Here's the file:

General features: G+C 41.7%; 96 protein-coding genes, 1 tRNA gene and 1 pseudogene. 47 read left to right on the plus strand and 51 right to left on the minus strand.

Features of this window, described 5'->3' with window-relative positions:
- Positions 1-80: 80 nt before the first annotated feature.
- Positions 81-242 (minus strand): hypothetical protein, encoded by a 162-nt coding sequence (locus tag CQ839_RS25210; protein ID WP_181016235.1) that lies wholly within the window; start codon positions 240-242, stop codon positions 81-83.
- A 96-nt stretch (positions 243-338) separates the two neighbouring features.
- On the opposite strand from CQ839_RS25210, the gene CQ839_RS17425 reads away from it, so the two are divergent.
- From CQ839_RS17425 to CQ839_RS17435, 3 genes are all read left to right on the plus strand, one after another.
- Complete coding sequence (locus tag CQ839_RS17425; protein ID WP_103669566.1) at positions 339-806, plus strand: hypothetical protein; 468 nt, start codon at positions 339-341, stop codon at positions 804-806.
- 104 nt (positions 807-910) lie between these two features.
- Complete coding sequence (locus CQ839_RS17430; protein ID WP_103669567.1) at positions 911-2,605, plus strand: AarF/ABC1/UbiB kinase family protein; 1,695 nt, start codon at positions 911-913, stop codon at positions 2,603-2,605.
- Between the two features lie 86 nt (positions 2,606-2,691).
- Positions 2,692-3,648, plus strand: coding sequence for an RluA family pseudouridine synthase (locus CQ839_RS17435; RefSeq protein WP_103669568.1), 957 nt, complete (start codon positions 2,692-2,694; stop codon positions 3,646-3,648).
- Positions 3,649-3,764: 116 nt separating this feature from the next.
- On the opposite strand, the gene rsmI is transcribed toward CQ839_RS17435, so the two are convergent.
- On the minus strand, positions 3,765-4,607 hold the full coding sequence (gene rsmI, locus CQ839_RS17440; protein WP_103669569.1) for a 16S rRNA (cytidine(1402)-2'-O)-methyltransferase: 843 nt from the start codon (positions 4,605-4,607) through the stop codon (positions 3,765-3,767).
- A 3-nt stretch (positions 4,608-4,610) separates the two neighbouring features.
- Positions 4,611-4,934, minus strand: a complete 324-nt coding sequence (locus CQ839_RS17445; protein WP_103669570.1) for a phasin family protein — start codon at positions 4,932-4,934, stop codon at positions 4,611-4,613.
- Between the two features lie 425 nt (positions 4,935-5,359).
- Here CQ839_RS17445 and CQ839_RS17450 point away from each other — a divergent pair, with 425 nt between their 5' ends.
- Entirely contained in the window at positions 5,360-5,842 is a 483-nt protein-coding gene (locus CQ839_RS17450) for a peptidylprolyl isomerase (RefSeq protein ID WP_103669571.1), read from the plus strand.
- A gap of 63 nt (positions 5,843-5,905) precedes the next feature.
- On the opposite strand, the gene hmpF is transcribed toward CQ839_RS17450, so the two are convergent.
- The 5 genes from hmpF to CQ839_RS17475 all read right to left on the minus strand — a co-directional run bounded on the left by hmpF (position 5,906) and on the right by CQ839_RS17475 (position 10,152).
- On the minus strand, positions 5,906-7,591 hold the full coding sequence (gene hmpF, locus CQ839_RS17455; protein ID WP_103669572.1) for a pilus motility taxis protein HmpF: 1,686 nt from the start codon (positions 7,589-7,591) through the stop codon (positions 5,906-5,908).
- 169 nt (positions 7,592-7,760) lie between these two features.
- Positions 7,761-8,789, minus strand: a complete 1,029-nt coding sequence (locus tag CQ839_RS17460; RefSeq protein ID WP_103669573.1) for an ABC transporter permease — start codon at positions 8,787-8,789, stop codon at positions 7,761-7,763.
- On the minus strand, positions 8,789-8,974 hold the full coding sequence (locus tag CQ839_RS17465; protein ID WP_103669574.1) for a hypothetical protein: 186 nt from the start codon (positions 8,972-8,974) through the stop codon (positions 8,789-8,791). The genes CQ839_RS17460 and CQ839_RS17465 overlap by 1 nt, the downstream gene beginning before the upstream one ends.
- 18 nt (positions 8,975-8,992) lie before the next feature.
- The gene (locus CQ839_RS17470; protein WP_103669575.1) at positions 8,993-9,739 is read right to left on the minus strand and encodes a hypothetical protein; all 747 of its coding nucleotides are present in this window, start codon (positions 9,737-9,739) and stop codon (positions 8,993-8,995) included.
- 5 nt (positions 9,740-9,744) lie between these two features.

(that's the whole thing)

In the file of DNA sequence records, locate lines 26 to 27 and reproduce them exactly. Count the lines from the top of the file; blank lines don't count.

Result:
- Positions 7,761-8,789, minus strand: a complete 1,029-nt coding sequence (locus tag CQ839_RS17460; RefSeq protein ID WP_103669573.1) for an ABC transporter permease — start codon at positions 8,787-8,789, stop codon at positions 7,761-7,763.
- On the minus strand, positions 8,789-8,974 hold the full coding sequence (locus tag CQ839_RS17465; protein ID WP_103669574.1) for a hypothetical protein: 186 nt from the start codon (positions 8,972-8,974) through the stop codon (positions 8,789-8,791). The genes CQ839_RS17460 and CQ839_RS17465 overlap by 1 nt, the downstream gene beginning before the upstream one ends.